One of Mozilla’s top priorities is to keep our users safe; this commitment is written into our mission. As soon as we discover a critical issue in Firefox, we plan a rapid mitigation. This post describes how we fixed a Pwn2Own exploit discovery and released new builds of the browser in less than 22 hours, through the collaborative and well-coordinated efforts of a global cross-functional team.
2017 was a big year for Mozilla, culminating in the release of Firefox Quantum, a massive multi-year re-tooling of the browser focused on speed, and laying the groundwork for 2018 releases. Here’s a roundup of some of the goodies in Firefox 58: including Off-Main-Thread Painting (OTMP) and other Gecko engine performance improvements, new support for CSS `font-display`, new Add to Home screen support in Firefox for Android, and more.
People call WebAssembly a game changer because it makes it possible to run code on the web faster. Some speedups are already present, and some are yet to come. With streaming compilation, the browser compiles the code while the code is still being downloaded. Up until now, this was just a potential future speedup. But with the release of Firefox 58 next week, it becomes a reality. Firefox 58 also includes a new 2-tiered compiler. The new baseline compiler compiles code 10–15 times faster than the optimizing compiler. Combined, these two changes mean we compile code faster than it comes in from the network.
Browser automation is not a new idea, but is an increasingly important part of how modern websites are built, tested, and deployed. Automation setups range from scripts run on local machines to vast deployments of specialized servers running in the cloud. Good news! Firefox now has support for headless mode, making it easier to use as a backend to automated tools. Learn how to work with headless mode in Firefox.
Explore the new theming API for Firefox Quantum, and see what you can do with lightweight theming, dynamic themes, per-window themes, and a quick look at what’s next for themes in 2018.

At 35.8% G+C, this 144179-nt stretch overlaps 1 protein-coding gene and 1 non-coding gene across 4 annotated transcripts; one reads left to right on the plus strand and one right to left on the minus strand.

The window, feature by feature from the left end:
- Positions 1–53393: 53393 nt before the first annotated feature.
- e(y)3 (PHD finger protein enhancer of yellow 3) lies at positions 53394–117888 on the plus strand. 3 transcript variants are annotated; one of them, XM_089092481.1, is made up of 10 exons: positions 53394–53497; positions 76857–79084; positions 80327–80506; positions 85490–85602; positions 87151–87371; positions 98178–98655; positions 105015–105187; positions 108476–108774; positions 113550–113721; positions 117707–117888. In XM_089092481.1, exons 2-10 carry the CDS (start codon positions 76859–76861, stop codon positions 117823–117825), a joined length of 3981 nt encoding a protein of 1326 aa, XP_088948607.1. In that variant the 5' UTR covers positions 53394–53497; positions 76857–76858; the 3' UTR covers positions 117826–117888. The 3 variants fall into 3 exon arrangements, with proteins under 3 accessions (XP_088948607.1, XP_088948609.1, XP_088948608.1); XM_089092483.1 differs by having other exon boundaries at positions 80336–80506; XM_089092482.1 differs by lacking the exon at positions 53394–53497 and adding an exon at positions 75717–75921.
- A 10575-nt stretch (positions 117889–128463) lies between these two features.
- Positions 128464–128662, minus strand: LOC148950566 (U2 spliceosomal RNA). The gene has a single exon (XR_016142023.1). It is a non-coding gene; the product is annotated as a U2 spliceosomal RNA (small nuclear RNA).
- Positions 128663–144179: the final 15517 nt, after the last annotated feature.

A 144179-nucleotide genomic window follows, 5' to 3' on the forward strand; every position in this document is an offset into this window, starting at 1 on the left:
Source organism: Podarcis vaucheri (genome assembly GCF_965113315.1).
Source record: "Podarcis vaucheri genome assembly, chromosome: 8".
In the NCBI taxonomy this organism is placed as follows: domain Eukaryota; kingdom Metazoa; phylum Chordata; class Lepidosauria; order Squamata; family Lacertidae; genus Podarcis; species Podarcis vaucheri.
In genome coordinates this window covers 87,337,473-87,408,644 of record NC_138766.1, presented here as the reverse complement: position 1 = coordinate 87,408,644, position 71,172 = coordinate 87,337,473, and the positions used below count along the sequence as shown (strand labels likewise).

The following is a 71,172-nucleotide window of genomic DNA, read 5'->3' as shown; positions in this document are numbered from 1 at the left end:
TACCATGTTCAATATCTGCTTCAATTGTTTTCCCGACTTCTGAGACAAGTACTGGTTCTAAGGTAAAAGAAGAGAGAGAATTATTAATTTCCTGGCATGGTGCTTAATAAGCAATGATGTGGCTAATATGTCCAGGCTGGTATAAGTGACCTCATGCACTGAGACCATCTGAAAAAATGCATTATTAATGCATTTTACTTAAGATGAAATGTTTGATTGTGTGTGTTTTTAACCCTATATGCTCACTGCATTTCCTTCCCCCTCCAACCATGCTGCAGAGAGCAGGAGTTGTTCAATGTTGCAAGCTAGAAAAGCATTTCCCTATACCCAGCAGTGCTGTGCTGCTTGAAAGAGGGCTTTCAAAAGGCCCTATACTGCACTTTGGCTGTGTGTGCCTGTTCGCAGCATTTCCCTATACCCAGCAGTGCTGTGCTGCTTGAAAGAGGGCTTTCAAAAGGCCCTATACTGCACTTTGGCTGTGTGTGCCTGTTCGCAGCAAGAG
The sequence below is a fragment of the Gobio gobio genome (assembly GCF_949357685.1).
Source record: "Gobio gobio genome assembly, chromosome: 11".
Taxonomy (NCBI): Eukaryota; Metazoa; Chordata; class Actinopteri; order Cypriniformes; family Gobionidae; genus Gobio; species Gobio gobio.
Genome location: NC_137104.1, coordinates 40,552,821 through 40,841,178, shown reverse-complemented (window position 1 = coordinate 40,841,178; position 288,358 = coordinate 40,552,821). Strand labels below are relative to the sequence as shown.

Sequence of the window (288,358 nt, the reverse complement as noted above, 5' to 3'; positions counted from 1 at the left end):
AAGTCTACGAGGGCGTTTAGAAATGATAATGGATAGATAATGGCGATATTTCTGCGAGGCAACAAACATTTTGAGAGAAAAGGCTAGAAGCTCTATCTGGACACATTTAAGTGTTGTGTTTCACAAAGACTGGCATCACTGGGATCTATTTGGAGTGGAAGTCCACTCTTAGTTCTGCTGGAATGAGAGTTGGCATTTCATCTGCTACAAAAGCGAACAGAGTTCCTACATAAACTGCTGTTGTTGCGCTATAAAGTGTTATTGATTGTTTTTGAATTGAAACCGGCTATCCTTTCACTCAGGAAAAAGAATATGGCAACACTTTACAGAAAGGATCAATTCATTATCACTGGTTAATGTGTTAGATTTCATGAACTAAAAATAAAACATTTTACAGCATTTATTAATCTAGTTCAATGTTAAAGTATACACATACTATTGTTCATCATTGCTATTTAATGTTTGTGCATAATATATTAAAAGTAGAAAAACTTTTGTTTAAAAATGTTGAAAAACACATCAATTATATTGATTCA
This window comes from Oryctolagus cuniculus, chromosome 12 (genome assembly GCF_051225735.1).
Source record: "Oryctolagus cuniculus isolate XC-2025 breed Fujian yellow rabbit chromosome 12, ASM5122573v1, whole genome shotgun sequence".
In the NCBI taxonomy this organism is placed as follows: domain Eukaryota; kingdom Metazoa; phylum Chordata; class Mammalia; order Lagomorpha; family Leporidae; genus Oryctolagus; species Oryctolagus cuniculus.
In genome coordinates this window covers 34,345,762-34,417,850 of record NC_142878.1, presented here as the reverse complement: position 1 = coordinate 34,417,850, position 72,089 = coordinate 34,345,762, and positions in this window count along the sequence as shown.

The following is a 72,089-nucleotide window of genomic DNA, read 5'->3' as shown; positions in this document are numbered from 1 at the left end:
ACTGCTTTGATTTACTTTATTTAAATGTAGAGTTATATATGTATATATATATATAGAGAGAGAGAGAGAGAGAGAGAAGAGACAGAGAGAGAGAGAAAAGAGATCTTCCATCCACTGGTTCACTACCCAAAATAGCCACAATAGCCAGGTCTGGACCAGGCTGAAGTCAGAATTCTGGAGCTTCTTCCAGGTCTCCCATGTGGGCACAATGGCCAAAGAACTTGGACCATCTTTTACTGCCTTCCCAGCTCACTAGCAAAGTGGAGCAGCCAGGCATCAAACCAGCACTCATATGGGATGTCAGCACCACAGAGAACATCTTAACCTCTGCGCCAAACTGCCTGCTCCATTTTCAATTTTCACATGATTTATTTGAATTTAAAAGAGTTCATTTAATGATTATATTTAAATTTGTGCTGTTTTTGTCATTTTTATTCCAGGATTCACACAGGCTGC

Bitmovin and Mozilla, both members of the Alliance for Open Media (AOM), are partnering to bring AV1 playback with HTML5 to Firefox as the first browser to play AV1 MPEG-DASH/HLS streams.
To make playback possible while the AV1 bitstream is still being finalized, we just need to ensure that the encoder and decoder use the same version of the bitstream. Bitmovin and Mozilla agreed on a simple, but for the time being useful, codec string, to ensure compatibility – check out the playback demo to see for yourself.
Dive into the changes coming in Firefox 58, currently available to preview in Firefox Developer Edition. Highlights include more control for CSS authors, an even better Debugger, added support for WebVR and FLAC, WebExtension API additions, and more.
On blog.mozilla.org, we shared results of a speed comparison study to show how fast Firefox Quantum with Tracking Protection enabled is compared to other browsers. In this companion post, we share some insights into the methodology behind these page load time comparison studies and benchmarks. Our study focused on news web sites, which tend to come with an abundance of trackers, and uses the Navigation Timing API as a data source.
The Quantum release incorporates major optimizations from Quantum Flow, an holistic effort to modernize and improve the foundations of the Firefox web engine by identifying and removing the main sources of jank without rewriting everything from scratch. Quantum Flow has had an important and noticeable effect on WebVR stability and performance, as Salva demonstrates in this article.